Kunz compared the short three-year gestation of Cascadia High-Speed Rail to the far longer saga of California High-Speed Rail, where an authority was first established in 1996, and the business plan first prepared in 2000 has been revised five times. “The whole thing is very accelerated,” he said.

Parts of any proposed route will run into Oregon and British Columbia, facing major geographic and jurisdictional hurdles between the Columbia River and the U.S.-Canada border, respectively. The bulk of the line would be located in Washington, and the proposal’s biggest boosters are in the Evergreen State, too. Besides Inslee, who briefly ran for president on a climate action platform and is likely to win a third term as Washington governor, and Microsoft, which has prodded the process along by funding studies and hosting splashy events like the rail summit, there is a third winning pillar in the state’s DOT head. Millar is a transit-first guy who previously worked on Portland’s streetcar network, lauded as the most successful in the country, and made waves when he told a national association of highway officials that building highway capacity to reduce traffic is a fool’s errand.

He’s signaled his eagerness to advance a non-highway megaproject for his state. “We have $200 billion worth of stuff that we own in Washington State, and we’ve spent all of our energy adding to the lane capacity of one mode—and it hasn’t worked,” Millar told CityLab.

While such talk has long been accepted by planners, hearing it from public officials is still a striking deviation from highway orthodoxy. “It’s a rare progressive DOT secretary talking about how building more roads to solve congestion doesn’t really work,” Kunz said. “You have the trifecta of governor, transportation, and corporate leadership.”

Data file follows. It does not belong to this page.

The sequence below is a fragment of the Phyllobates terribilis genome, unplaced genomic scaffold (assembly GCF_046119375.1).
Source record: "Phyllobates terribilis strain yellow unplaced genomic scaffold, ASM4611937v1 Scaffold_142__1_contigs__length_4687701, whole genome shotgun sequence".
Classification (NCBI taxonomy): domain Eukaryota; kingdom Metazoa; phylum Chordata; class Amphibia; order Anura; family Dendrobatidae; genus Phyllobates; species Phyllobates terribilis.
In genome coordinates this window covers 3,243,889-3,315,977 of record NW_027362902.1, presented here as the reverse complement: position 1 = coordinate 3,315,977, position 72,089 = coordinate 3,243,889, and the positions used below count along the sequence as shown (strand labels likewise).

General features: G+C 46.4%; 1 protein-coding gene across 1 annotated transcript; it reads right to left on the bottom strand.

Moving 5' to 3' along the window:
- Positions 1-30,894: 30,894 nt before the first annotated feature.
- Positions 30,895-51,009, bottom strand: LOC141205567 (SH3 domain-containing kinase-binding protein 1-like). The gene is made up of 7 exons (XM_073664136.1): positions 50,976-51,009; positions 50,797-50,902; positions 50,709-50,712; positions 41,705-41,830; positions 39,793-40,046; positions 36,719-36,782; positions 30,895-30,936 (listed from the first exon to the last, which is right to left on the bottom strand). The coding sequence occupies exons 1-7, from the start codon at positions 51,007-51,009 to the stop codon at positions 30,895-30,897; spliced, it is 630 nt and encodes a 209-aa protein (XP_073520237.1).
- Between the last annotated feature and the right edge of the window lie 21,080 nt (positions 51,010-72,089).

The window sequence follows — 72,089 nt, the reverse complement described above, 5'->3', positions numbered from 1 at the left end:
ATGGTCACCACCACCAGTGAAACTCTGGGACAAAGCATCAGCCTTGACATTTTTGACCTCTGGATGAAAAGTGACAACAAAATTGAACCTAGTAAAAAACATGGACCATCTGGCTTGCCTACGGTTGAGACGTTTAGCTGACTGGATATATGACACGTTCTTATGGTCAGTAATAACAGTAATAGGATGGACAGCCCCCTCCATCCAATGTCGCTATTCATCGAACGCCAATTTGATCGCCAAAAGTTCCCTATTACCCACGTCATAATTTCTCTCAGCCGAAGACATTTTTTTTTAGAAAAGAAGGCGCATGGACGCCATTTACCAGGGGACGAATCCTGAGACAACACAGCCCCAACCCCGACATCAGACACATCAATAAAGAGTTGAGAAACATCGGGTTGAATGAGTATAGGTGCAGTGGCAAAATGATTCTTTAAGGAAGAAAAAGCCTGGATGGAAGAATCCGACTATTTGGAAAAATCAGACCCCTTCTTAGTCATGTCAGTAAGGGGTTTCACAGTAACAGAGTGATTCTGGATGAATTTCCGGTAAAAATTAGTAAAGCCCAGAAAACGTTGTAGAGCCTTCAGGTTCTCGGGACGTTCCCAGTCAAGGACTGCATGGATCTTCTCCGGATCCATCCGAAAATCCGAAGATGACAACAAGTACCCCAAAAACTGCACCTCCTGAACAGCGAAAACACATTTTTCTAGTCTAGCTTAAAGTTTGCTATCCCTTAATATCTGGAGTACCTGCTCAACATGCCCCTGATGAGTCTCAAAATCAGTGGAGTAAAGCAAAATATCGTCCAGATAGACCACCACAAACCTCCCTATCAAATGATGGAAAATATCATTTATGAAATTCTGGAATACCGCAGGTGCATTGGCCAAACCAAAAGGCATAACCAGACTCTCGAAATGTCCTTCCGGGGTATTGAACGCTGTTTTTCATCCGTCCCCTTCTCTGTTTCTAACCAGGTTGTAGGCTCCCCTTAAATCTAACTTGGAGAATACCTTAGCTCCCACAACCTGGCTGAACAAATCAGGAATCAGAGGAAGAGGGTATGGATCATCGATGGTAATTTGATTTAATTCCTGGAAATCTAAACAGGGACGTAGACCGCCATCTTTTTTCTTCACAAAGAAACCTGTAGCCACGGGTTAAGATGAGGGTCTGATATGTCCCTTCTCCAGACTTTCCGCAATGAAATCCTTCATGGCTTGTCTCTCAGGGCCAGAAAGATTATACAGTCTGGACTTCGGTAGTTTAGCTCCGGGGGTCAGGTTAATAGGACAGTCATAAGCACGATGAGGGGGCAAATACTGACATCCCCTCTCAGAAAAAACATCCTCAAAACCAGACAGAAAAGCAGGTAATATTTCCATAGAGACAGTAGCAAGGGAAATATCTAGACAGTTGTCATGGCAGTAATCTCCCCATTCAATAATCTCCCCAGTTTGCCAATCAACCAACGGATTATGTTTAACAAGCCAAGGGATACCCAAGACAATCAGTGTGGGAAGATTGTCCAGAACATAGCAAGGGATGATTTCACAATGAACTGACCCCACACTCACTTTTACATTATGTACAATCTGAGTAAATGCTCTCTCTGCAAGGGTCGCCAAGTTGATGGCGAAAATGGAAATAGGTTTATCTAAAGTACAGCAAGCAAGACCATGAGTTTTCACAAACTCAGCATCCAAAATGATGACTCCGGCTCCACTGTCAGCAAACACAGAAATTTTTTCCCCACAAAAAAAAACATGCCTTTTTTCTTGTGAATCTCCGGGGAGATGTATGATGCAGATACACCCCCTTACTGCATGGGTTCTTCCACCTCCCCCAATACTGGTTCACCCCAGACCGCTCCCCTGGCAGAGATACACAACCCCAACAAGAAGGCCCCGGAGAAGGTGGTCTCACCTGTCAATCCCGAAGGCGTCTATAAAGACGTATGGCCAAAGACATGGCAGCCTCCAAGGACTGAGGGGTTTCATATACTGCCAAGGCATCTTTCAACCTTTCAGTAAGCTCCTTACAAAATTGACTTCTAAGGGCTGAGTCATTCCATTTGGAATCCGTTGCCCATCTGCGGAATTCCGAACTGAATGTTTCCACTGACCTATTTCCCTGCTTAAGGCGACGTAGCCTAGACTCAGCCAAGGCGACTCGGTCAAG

The Cascadia Rail Summit took place in Microsoft’s Building 92, home to the software giant’s flashy visitor center. Immersive Xbox gaming, artificial intelligence exhibits, and a company store to rival any pro sports team lent an appropriately techno-futurist sheen to the proceedings. The attendees—a mix of local elected officials, engineering consultants, city planners, real estate developers, transit agency representatives, and urbanist advocacy groups—watched videos of French TGVs breaking speed records, Japanese shinkansen bullet trains operating with military precision, and cheeky British train-vs.-plane ads, all designed to emphasize how this mode can compete with short-hop air travel. Representatives from rail companies like Alstom, Siemens, and SNCF were also on hand to share how many trains they have built and are operating across the world, if only the U.S. could finally get in the game.

Spanish train maker Talgo knows the local score better than anyone. In 1994, the Washington Department of Transportation awarded Talgo a contract to provide rolling stock for the Amtrak Cascades service, the current not-so-high-speed train that runs from Eugene, Oregon, north to Vancouver. Talgo has had a Seattle office and maintenance facility ever since, where it assembled the art-deco-inspired railcars and fixes up trains from around the country. Talgo CEO Antonio Perez seemed to toss a bit of cold water on Kunz’s optimism. “These studies are very general and preliminary, with no funding attached,” he said of the Cascadia high-speed rail proposal.